How the easy-to-assemble Ikea furniture you bought in your 20s might possibly be worth a fortune someday.
According to The Sun, an online UK news source, some of the inexpensive furniture you purchase at Ikea today could be worth up to 40 times what you paid for it 10 to 20 years from now.
In fact, art and antique auction site Barnebys reports that "flat-pack" pieces like the ones sold at Ikea (the largest furniture retailer in the country) are not only making a comeback but will be worth a lot of money in the antique trade market in the years to come.
"Flat-pack furniture" requires no tools to assemble and can easily fold or come apart for packing and storing. The most famous of the flat-pack furniture comes from Ikea, the Swedish furniture retailer with hundreds of stores across our country and several in the DMV area, including in Woodbridge, Virginia, and College Park, Maryland.
Ikea flat-pack furniture, courtesy of The Sun
Even if you don't personally own any Ikea pieces, you probably know someone who does -- or did at one time. It’s inexpensive, easy to assemble, and marketed to the 20-something crowd. And even if you had Ikea furniture back in your 20s, do you still have it now? Probably not. But the good news is that some of that vintage furniture like the Lövbacken side table or the Strandmon armchair is making a comeback. To celebrate their 75th anniversary, Ikea has brought back several of their vintage pieces this year.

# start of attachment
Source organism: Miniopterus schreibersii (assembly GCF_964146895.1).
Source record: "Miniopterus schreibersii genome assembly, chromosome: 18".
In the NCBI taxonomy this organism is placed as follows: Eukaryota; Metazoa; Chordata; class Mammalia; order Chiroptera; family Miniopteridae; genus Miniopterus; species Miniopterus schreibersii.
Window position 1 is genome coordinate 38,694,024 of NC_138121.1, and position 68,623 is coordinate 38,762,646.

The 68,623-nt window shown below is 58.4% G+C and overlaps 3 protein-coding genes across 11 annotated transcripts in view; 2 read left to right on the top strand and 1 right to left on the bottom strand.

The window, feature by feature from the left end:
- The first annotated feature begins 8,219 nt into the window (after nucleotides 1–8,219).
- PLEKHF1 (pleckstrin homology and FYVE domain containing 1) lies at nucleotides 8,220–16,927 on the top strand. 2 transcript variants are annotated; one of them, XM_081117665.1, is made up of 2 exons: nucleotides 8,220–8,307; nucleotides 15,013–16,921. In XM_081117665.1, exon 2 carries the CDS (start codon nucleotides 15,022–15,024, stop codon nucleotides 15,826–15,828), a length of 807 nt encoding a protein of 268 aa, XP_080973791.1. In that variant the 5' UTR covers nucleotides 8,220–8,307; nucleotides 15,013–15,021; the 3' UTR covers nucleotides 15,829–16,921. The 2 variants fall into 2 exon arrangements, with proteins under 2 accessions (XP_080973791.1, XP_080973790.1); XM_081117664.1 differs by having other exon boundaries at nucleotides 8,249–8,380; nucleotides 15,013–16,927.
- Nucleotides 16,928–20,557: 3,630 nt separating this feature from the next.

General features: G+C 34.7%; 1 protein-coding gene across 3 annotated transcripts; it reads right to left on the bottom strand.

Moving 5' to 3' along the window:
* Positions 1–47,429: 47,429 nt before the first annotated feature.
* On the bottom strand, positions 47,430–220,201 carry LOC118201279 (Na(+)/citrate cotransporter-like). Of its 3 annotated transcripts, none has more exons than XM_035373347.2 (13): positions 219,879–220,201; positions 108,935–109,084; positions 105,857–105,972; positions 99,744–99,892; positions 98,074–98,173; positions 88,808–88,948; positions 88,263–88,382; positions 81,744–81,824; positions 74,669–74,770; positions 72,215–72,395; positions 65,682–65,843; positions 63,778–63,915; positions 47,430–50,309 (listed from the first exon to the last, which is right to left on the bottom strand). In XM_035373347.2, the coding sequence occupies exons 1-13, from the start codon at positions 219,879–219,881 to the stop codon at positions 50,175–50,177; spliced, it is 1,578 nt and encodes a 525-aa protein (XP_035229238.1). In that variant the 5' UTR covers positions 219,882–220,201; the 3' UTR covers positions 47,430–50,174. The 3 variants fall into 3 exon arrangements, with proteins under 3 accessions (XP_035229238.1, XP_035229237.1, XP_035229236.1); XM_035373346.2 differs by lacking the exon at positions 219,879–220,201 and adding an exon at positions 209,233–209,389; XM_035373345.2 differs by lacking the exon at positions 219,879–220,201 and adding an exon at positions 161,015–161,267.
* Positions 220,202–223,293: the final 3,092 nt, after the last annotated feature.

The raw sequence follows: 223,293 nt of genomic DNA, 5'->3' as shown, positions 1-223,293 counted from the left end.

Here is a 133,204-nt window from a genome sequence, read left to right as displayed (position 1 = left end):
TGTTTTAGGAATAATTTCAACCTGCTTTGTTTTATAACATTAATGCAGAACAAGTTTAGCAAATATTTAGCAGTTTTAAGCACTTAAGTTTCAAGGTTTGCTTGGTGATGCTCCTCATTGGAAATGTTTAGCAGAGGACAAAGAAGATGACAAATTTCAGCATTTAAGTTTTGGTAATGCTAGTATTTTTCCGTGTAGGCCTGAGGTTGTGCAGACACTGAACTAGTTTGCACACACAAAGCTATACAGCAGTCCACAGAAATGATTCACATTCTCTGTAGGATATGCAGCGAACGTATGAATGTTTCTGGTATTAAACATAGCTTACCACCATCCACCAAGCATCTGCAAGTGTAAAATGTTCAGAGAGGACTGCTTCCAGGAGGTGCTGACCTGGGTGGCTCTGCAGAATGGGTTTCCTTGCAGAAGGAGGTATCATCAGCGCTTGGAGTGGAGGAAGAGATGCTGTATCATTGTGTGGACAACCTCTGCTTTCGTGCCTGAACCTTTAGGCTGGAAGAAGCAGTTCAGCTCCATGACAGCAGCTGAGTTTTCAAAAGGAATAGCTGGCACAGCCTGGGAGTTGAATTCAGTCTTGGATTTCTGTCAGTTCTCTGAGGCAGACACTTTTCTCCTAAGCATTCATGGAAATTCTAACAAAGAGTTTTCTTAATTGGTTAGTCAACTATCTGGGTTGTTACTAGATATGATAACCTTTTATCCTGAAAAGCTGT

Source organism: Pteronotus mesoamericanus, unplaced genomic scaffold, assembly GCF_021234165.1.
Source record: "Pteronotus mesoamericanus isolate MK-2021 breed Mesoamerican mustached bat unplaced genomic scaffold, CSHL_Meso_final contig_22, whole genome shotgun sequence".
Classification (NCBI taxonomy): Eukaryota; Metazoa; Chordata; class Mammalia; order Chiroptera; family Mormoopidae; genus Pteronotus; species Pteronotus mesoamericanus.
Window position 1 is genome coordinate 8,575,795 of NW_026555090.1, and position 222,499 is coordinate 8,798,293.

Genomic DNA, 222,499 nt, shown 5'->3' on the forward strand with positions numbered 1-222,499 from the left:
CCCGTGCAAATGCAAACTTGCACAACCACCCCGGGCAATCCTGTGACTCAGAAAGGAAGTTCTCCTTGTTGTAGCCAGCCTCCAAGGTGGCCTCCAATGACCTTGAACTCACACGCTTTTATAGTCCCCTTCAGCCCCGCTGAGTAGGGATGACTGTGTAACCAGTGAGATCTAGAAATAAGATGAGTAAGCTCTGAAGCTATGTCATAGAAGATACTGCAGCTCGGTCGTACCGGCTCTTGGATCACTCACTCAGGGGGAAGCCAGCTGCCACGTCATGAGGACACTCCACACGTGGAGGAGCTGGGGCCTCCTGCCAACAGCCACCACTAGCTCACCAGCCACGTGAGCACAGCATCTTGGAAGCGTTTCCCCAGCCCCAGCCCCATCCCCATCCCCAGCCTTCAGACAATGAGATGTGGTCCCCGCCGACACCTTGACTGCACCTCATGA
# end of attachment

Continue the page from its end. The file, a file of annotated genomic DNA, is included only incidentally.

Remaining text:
I have nothing against Ikea furniture. It’s pretty cool, actually, for what it is. But, will it really be worth money some day?
Well, Barnebys has predicted that the $249 Stradmond armchair could be worth $1,900 in 20 years, and the $59 Lövbacken may go for $1,200 in 2030, and possibly $2,300 by 2040, The Sun reports.
This isn’t good news for everyone, though. According to the DailyMail, Ikea has single-handedly ruined the antique trade. Judith Miller from the BBC series, Antique Roadshow, predicts that people are no longer buying or keeping antique-quality furniture in favor of cheaper brands like Ikea. She also says that trading for antiques has gone down, lowering their value, while other types of furniture are gaining popularity in the trading market. Another culprit is auction sites like E-Bay, where collectibles are being sold for a fraction of what they were worth a few decades ago.
It seems that many people, especially younger buyers, are going for lower cost and style, rather than filling their homes with heirlooms and antiques passed down from generations.
Who knows if the Ikea furniture you bought in your 20s will actually be worth a small fortune in the future? I guess that’s something we’ll just have to wait and see.
Are you a fan of flat-pack furniture? Or do you prefer the actual antiques that will last a lifetime and that you can pass down to future generations? Share your thoughts in the comments below.